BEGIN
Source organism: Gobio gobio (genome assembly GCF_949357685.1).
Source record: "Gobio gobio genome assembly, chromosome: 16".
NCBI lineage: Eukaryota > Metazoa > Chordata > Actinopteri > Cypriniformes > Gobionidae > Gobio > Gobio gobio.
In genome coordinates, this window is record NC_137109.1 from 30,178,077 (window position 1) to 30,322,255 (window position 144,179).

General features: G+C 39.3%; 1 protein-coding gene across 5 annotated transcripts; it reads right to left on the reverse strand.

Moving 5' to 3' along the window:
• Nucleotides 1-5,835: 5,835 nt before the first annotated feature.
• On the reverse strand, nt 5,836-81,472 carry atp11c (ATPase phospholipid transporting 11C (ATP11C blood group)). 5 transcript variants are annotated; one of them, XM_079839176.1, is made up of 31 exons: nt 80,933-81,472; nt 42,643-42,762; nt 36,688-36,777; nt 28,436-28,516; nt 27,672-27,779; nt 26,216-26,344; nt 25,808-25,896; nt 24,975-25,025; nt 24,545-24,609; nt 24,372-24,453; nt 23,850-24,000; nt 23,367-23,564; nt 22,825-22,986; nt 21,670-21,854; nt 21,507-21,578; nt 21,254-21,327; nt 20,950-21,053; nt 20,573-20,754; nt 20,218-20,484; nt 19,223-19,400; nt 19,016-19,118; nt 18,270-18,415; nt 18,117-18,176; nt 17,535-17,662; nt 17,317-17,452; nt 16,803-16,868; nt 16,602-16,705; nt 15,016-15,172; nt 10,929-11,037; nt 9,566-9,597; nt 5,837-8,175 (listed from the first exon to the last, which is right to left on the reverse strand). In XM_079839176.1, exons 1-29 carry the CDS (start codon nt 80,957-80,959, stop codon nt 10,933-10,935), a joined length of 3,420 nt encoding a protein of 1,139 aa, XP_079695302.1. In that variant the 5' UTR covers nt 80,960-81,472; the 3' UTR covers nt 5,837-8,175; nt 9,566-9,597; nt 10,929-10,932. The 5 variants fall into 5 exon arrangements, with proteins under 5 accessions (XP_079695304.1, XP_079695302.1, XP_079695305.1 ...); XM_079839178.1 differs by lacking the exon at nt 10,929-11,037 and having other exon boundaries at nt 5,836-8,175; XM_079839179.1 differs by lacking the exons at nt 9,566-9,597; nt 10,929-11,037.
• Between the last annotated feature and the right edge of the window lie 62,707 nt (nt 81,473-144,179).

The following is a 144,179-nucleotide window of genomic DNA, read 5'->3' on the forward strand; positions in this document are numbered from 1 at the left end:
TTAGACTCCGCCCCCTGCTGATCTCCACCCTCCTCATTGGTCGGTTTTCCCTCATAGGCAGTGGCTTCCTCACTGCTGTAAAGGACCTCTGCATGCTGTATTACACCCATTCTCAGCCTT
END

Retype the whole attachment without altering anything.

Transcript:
Source organism: Gobio gobio (genome assembly GCF_949357685.1).
Source record: "Gobio gobio genome assembly, chromosome: 16".
NCBI lineage: Eukaryota > Metazoa > Chordata > Actinopteri > Cypriniformes > Gobionidae > Gobio > Gobio gobio.
In genome coordinates, this window is record NC_137109.1 from 30,178,077 (window position 1) to 30,322,255 (window position 144,179).

General features: G+C 39.3%; 1 protein-coding gene across 5 annotated transcripts; it reads right to left on the reverse strand.

Moving 5' to 3' along the window:
• Nucleotides 1-5,835: 5,835 nt before the first annotated feature.
• On the reverse strand, nt 5,836-81,472 carry atp11c (ATPase phospholipid transporting 11C (ATP11C blood group)). 5 transcript variants are annotated; one of them, XM_079839176.1, is made up of 31 exons: nt 80,933-81,472; nt 42,643-42,762; nt 36,688-36,777; nt 28,436-28,516; nt 27,672-27,779; nt 26,216-26,344; nt 25,808-25,896; nt 24,975-25,025; nt 24,545-24,609; nt 24,372-24,453; nt 23,850-24,000; nt 23,367-23,564; nt 22,825-22,986; nt 21,670-21,854; nt 21,507-21,578; nt 21,254-21,327; nt 20,950-21,053; nt 20,573-20,754; nt 20,218-20,484; nt 19,223-19,400; nt 19,016-19,118; nt 18,270-18,415; nt 18,117-18,176; nt 17,535-17,662; nt 17,317-17,452; nt 16,803-16,868; nt 16,602-16,705; nt 15,016-15,172; nt 10,929-11,037; nt 9,566-9,597; nt 5,837-8,175 (listed from the first exon to the last, which is right to left on the reverse strand). In XM_079839176.1, exons 1-29 carry the CDS (start codon nt 80,957-80,959, stop codon nt 10,933-10,935), a joined length of 3,420 nt encoding a protein of 1,139 aa, XP_079695302.1. In that variant the 5' UTR covers nt 80,960-81,472; the 3' UTR covers nt 5,837-8,175; nt 9,566-9,597; nt 10,929-10,932. The 5 variants fall into 5 exon arrangements, with proteins under 5 accessions (XP_079695304.1, XP_079695302.1, XP_079695305.1 ...); XM_079839178.1 differs by lacking the exon at nt 10,929-11,037 and having other exon boundaries at nt 5,836-8,175; XM_079839179.1 differs by lacking the exons at nt 9,566-9,597; nt 10,929-11,037.
• Between the last annotated feature and the right edge of the window lie 62,707 nt (nt 81,473-144,179).

The following is a 144,179-nucleotide window of genomic DNA, read 5'->3' on the forward strand; positions in this document are numbered from 1 at the left end:
TTAGACTCCGCCCCCTGCTGATCTCCACCCTCCTCATTGGTCGGTTTTCCCTCATAGGCAGTGGCTTCCTCACTGCTGTAAAGGACCTCTGCATGCTGTATTACACCCATTCTCAGCCTT